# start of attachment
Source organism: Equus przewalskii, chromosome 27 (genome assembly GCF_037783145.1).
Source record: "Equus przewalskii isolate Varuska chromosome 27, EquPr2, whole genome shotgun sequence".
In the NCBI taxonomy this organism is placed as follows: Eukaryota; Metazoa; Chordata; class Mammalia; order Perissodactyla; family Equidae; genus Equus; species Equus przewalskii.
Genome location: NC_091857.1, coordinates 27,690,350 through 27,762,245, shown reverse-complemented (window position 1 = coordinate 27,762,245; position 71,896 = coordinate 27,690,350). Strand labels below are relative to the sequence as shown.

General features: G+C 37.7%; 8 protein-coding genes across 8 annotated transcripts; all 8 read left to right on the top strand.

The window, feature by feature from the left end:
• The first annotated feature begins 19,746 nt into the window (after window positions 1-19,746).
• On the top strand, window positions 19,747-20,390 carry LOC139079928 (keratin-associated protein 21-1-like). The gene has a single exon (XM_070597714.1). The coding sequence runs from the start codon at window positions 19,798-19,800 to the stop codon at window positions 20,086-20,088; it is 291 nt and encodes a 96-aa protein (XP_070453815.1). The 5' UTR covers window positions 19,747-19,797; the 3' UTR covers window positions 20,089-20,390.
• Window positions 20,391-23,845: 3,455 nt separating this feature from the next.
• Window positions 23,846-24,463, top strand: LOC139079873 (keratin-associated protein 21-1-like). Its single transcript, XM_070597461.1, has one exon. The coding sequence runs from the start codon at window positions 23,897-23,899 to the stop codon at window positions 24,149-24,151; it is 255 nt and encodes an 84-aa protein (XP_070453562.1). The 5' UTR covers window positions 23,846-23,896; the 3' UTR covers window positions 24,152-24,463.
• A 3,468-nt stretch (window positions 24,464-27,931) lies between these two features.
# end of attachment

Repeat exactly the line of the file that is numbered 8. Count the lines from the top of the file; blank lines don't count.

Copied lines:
• On the top strand, window positions 19,747-20,390 carry LOC139079928 (keratin-associated protein 21-1-like). The gene has a single exon (XM_070597714.1). The coding sequence runs from the start codon at window positions 19,798-19,800 to the stop codon at window positions 20,086-20,088; it is 291 nt and encodes a 96-aa protein (XP_070453815.1). The 5' UTR covers window positions 19,747-19,797; the 3' UTR covers window positions 20,089-20,390.